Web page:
All My Walking Dead Children


!!S P O I L E R    A L E R T!!

There are no spoilers in this post. It was written before The Walking Dead season finale.

I never saw All My Children's Erica Kane Deal with this stuff!

I never saw All My Children’s Erica Kane Deal with this stuff!

When I was eight, I spent the summer with my grandparents in Chatsworth, California. This was a big deal as I lived in north Idaho. I got to fly by myself, visit the cockpit, and get a set of captain’s wings. It was also the first time I ever saw a grilled tomato. Full breakfasts were served in those days and even a child got a pretty decent meal.

I remember a lot of things from that summer but the most special thing was sitting down with Grandma, at three in the afternoon, with a can of root beer and a small bowl of puffed cheese snacks to watch All My Children.

All My Children was one of a dozen soap operas that populated daytime television in the 60s. When I was an adult, I moved to the Midwest and everyone called soaps, “stories.” Hence the title of this post.

This weekend my daughter and her two kids were over at the house, and an advertisement for season finale of The Walking Dead came on. My daughter was holding my little grandson and she said, “Look, Elijah, there’s an ad for Grandma’s story.” She had me Dead to rights.

I gave up soaps years ago. They are all the same story line, and now I see they were mostly the same characters from the 80s and 90s. I haven’t missed anything. But I did become the new kind of Deadhead. (I think some viewers are young enough to have missed The Grateful Dead and don’t know that name is already taken.) But there are Walker Stalkers, Deadites, or the Watching Dead. Though, none of those really fits. I’m just a fan.

When the show came out in 2010, I heard about it. If you were minimally online, you heard about it. I didn’t care. Once in the distant past, I had tried watching the movie, The Night of the Living Dead, and was bored outta my skull. This lead me to believe that zombies just weren’t my thing. They weren’t then, and they really aren’t now.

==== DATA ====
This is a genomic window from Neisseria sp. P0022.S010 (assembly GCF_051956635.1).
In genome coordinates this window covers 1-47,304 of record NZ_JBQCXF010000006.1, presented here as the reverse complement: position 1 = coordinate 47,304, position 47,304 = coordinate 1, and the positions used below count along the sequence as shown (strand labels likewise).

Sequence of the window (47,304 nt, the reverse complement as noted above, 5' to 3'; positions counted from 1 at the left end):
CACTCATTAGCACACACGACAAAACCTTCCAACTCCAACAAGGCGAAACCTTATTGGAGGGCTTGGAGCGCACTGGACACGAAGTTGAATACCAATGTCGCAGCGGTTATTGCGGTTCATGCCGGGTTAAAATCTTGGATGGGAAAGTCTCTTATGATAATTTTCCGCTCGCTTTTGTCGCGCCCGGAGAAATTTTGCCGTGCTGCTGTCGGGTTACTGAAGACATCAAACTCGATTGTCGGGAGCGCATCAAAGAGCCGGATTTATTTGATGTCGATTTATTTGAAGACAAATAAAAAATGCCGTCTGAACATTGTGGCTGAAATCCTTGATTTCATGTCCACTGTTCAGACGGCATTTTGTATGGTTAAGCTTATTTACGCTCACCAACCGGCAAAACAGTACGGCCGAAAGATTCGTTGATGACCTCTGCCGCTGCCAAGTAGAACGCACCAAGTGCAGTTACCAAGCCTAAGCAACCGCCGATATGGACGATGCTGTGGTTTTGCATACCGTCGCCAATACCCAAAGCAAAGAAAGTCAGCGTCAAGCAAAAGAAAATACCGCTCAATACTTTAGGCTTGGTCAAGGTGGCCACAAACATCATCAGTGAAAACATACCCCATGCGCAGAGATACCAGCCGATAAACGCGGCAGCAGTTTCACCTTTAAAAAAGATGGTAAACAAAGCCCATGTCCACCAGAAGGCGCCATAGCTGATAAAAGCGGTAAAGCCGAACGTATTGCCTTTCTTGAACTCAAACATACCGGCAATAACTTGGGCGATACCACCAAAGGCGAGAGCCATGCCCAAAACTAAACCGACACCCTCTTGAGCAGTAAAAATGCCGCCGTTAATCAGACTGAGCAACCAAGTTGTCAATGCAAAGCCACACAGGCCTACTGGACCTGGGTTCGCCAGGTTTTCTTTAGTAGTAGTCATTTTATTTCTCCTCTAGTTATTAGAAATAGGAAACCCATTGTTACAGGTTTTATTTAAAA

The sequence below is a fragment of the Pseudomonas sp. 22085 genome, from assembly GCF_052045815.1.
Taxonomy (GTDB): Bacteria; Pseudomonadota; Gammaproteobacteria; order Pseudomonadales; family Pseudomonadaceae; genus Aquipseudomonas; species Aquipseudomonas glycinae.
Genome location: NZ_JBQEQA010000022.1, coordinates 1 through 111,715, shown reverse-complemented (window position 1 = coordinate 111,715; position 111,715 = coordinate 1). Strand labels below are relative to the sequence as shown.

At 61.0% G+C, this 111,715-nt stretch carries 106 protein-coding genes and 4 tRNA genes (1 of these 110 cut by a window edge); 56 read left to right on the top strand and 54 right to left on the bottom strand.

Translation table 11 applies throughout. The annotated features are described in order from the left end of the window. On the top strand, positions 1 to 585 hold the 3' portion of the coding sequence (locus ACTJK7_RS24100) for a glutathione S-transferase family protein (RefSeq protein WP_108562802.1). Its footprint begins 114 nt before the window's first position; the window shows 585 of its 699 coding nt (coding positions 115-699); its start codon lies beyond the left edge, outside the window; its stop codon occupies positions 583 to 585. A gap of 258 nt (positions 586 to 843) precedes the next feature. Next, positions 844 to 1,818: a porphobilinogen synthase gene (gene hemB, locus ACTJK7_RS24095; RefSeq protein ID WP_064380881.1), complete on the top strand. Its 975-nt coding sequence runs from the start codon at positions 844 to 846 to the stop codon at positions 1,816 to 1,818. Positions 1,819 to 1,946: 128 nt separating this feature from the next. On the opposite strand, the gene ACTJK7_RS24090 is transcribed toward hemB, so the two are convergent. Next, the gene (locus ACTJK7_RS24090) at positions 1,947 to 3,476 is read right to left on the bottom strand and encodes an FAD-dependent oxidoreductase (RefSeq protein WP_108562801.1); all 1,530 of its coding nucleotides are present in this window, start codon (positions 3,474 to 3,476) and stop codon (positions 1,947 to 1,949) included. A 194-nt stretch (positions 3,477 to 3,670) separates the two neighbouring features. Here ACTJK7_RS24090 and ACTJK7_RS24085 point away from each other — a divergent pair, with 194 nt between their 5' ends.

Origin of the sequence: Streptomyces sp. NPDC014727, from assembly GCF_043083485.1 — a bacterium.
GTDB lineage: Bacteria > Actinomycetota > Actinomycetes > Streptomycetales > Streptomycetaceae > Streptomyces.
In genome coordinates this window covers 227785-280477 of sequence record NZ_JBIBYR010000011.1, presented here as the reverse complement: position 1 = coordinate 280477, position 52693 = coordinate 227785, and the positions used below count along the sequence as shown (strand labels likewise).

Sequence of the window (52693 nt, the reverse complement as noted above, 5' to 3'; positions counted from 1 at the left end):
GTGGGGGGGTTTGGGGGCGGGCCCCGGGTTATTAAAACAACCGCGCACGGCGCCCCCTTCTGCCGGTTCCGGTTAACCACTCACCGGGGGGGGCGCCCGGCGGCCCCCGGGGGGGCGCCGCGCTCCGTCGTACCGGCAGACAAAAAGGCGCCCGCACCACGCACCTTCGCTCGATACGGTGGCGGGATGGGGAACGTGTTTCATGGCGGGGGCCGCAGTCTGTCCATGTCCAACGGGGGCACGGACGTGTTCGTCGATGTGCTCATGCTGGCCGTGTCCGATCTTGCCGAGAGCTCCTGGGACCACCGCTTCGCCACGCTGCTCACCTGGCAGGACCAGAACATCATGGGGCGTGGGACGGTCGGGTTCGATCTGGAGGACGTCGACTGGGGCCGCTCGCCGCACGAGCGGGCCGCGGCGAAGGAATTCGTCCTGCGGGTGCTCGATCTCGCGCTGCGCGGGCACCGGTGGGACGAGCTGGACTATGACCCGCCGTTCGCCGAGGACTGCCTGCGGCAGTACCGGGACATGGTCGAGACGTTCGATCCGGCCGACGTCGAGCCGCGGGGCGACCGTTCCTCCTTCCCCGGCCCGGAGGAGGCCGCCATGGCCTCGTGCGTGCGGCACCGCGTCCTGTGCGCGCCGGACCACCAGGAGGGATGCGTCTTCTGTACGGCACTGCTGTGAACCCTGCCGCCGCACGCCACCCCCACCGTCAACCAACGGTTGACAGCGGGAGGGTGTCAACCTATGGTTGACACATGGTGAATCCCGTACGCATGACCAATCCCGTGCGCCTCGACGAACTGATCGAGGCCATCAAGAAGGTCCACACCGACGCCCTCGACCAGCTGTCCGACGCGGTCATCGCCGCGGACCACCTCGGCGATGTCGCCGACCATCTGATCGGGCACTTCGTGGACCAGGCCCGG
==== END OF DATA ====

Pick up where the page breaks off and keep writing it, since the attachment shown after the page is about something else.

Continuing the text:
The appeal of this gore-fest for me is, there moral questions that come up for those surviving a zombie apocalypse that just never make it past the, d*mn-I-broke-a-nail problems of the clean, well-dressed, well-connected doctor/lawyer/billionaires that populate the standard regular soap opera.

But on TWD you have to deal with questions, such as:

  • Weaponry: blade or a gun? Perhaps your best success will be with a blunt object and brute force?
  • Is it best to soak rotting flesh stains, or can you just pretreat?
  • Who do I trust, and will I destroy their brain if they die so they don’t turn into a zombie?
  • If a zombie is clutching a bag of Cheetos, once I dispatch said zombie, is it safe to eat the cheesy bits of heaven if the bag is still sealed?
  • Are zombies the person they were when they were alive, or are they nonpersons, and okay to use as targets?
  • How do you raise sensitive kids in a world where sometimes compassion involves breaking someone’s neck?
  • Am I really a horrible person when the only other person in my group, who loves pickled beets as much as I do, turns, and I’m j-u-s-t a little bit glad because that leaves more for me?

Seriously, there are great questions that come up in this show. Some of them I push aside in favor of just rooting for the bad-guy-turned-good, Daryl. I cried with Carol when her young daughter staggered out of burning barn, clearly now a zombie. For all the jokes, I hope Carl grows up to be a decent, non-psychopathic, young man for whom killing is the only skill he has to offer the world. And I always sigh when Maggie and Glenn find each other after some horrible separation.

Yup, The Walking Dead has replaced the standard soap opera as my story, and I’m sticking to it.

Wentworth Wednesday will return next week at its regularly scheduled time.